Inspiration doesn't come out of thin air (or from "god" or whatever) - even those who claim to dream tunes are just pulling stuff out of their subconscious).
    But you usually have to kick start it. Hum or sing to yourself. Start noodling on the guitar. (oops, sorry if you're not a guitarist...) Sooner or later, something will come up. (You might have to record it in case you miss it.)

    Copy an existing tune, but change it in some way: improve it. Some of my compositions have begun with a phrase from some pop hit, which I then took somewhere else, where I thought it ought to go. For me, a tune always tells me where it wants to go next, if I listen properly. (It doesn't really of course :rolleyes:- I'm just stringing together bits and pieces I've heard before (mostly unconsciously) - but it feels that way, it feels organic.)

    IOW, a lot of it comes down to believing you can do it - taking control of what you're playing. Even when you're trying to cover someone else's song exactly, you can't help but put your own stamp on it. You just need to be aware of that process: the "mistakes" you make in your version are YOU.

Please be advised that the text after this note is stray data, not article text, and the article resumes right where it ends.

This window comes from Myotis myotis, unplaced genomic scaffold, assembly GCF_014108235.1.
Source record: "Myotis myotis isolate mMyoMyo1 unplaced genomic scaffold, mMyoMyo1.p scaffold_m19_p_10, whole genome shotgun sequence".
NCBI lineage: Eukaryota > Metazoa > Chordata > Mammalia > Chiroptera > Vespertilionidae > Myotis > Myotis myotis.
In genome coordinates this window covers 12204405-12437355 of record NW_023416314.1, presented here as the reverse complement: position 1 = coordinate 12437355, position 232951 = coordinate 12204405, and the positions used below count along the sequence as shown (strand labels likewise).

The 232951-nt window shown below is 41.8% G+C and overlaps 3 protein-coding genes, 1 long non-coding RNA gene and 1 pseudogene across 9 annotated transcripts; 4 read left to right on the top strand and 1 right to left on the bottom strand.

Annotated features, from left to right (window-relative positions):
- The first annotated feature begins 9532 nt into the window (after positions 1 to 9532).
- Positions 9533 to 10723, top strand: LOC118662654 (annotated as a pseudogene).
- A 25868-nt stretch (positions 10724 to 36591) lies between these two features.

You have to say to yourself "OK, this ain't quite the way they did it, but my way is BETTER." Believe it....

    Great quote by Ornette Coleman on a recent thread on another site:

    “It was when I found out I could make mistakes that I knew I was on to something.”
     
  6. KRosser

    KRosser Member

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    I don't know if I believe creativity is something you find so much as it is something you allow, since it's something you already have.

    The thing that hangs people up about this is that YOUR creativity may not sound like something you already know.
     
  7. derekd

    derekd Supporting Member

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    :agree


    I think this is right on. The trick it seems, is getting out of the way and tapping into your creativity.
     
  8. dewey decibel

    dewey decibel Supporting Member